2013 Abu Dhabi Grand Prix 2013 Abu Dhabi Grand Prix 2013 Abu Dhabi Grand Prix

Sebastian Vettel has thrashed the rest of the field to claim his seventh successive race win in Sunday evening’s Abu Dhabi Grand Prix.

The Red Bull Racing driver outdragged polesitter Mark Webber off the line and led every lap, beating his teammate by over 30 seconds. Mercedes’ Nico Rosberg rounded out the podium.

Despite starting from the dirtier side of the grid, Vettel made the better getaway from the all Red Bull front row to lead into Turn 1, while a momentarily bogged down Webber was passed by Rosberg into the left-hander and dropped to third.

Raikkonen broke his front suspension after contact with Giedo van der GardeThe race’s only retirement came less than twenty seconds in.

With confirmation that he will see out his season with Lotus after negotiating a financial settlement to be paid at least some of the wages he is owed, Kimi Räikkönen was caught out in the first-corner funnel and broke his right-front suspension after clipping Giedo van der Garde at Turn 1.

The Finn was starting from last place after being demoted to the back of the grid when his car failed post-qualifying scrutineering. Quite why the team had elected to start him from the back of the grid instead of the pit lane would certainly be debated long into the night, and the unnecessarily risky decision ultimately backfired.

The former World Champion magnanimously refused to blame that strategic decision as a contributor, and after quickly addressing the media, he changed into his civvies and left the circuit – one imagines carrying a first pay cheque that hopefully won’t bounce…

Back on track, Vettel immediately surged into an early lead before the DRS zones were activated, quickly pulling away from Rosberg to the tune of over half a second per lap. By the time the first pit stops arrived, Vettel’s lead was so great that he was able to emerge with his lead still intact.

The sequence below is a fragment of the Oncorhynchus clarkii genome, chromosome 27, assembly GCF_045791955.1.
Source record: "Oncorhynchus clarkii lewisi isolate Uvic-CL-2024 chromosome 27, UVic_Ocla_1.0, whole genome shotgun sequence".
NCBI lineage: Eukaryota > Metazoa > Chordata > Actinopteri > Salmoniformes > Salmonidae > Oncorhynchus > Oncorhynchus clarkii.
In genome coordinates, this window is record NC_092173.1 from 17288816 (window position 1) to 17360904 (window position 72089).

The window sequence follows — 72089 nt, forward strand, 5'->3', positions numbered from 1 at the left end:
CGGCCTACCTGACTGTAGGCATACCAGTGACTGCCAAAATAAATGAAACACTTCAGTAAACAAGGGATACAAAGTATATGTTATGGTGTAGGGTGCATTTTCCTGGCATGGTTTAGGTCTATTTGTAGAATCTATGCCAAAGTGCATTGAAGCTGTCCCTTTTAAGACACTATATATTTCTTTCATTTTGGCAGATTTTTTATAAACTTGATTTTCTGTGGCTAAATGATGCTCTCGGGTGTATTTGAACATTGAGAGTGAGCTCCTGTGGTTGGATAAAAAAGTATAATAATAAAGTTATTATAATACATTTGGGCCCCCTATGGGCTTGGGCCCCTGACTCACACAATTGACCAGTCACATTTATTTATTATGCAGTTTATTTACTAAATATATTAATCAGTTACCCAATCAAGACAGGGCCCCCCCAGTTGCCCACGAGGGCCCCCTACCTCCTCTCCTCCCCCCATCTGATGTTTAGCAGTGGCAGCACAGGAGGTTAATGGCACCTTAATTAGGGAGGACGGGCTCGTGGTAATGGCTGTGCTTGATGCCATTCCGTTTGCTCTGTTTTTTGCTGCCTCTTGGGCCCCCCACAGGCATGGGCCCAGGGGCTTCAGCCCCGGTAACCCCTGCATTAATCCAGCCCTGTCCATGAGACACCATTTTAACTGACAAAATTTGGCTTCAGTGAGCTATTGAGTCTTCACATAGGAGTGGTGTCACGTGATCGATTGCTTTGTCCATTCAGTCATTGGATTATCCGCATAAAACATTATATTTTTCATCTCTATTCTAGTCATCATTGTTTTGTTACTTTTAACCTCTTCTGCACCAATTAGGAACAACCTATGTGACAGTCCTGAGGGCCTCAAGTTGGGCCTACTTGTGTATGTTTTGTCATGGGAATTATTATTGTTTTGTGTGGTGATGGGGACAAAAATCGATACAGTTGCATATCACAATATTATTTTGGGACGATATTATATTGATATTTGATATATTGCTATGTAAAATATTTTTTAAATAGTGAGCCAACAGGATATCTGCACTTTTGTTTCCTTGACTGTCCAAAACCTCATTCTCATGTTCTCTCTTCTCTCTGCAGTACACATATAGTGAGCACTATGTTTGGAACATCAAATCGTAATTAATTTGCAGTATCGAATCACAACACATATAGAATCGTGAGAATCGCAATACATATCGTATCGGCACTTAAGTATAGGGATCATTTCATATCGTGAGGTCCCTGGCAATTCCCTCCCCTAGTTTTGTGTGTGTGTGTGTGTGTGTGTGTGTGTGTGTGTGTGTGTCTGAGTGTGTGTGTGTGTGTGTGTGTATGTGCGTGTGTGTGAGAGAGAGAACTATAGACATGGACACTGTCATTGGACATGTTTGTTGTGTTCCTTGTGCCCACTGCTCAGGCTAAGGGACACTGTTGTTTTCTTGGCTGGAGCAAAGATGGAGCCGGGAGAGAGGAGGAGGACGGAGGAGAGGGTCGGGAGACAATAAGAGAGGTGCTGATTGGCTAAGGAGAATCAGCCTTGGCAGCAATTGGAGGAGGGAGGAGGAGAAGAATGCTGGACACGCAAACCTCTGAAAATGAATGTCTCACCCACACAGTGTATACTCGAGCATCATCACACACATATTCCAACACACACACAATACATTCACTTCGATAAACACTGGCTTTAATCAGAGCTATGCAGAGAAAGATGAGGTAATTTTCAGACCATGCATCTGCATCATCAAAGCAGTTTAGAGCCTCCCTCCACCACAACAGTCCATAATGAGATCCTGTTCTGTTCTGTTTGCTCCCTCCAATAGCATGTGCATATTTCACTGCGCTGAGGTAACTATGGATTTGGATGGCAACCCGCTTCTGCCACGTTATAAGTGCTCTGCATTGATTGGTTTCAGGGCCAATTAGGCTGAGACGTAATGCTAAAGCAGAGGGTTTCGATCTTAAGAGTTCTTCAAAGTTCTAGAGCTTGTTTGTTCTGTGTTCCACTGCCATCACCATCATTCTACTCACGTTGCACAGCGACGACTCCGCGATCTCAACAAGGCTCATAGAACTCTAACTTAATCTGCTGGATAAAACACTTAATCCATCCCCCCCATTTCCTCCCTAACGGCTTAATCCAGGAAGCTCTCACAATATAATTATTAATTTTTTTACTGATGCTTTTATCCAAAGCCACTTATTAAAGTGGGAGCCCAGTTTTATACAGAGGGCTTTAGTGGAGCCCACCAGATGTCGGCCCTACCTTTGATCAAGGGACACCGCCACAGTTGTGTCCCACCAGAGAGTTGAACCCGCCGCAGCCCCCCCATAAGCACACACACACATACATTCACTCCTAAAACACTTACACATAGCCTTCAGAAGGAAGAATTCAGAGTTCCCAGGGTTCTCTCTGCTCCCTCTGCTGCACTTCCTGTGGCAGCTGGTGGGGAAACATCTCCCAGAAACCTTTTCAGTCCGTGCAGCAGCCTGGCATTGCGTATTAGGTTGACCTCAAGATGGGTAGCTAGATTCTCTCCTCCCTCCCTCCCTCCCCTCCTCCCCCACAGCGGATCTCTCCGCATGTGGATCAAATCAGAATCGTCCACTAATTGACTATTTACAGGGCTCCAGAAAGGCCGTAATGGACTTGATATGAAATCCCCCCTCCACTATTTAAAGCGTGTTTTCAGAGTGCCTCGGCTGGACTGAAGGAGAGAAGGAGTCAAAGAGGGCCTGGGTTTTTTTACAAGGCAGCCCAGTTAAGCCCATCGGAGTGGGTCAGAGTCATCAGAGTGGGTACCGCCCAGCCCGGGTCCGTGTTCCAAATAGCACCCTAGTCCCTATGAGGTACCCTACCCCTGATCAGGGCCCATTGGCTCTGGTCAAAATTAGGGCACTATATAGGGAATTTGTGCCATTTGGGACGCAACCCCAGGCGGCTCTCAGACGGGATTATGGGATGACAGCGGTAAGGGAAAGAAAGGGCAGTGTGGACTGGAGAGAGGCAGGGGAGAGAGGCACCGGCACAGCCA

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Vettel used his excellent getaway to skip into an early – and ultimately unchallenged – lead


Webber found himself sandwiched between Rosberg and Romain Grosjean in the opening stint, and elected to pit early in the hope of leapfrogging the German back into second place. Rosberg had pitted a lap earlier and the move didn’t quite work, but Webber took advantage of the fresh rubber to nip past the German shortly afterwards.

He never quite wriggled free of Rosberg and Grosjean, and the trio was covered by less than four seconds when they crossed the finish line at the end of the 55-lap race.

While the lap time difference between the Soft and Medium Pirelli tyres was as much as 1.5 seconds per lap, the relatively low tyre wear allowed for a range of strategies to be called upon.

Some of those starting on the soft tyres ran longer than expected opening stints, with the Ferraris of Felipe Massa and Fernando Alonso both doing so to try and make up some track position; Massa was up to second by the time he finally pitted, while Alonso was able to close the deficit to his teammate and run in the Brazilian’s wheel tracks after their first tour through pit lane.

The two staged an entertaining battle mid-race, with the Brazilian refusing to yield despite repeated hints that he cede position to his team leader. Ultimately, Massa was called into the pit lane for his second stop, leaving Alonso to try and eke out more laps before he made a lade stop and switched to Softs.

As Alonso emerged from pit lane, he came across the battling Jean-Éric Vergne – trying to land a points finish on a one-stop race – and Massa. With nowhere to go, Alonso was forced onto the run-off on the approach to Turn 4 and bounced across the kerbs ahead of the Toro Rosso.

Quite how he and Vergne managed to avoid a huge accident spoke volumes to the skill of both pilots – with the stewards sensibly ruling post-race that his off-track antics were force majeure – and it ensured he could emerge in seventh place and begin to chase down those ahead of him to grab some more points.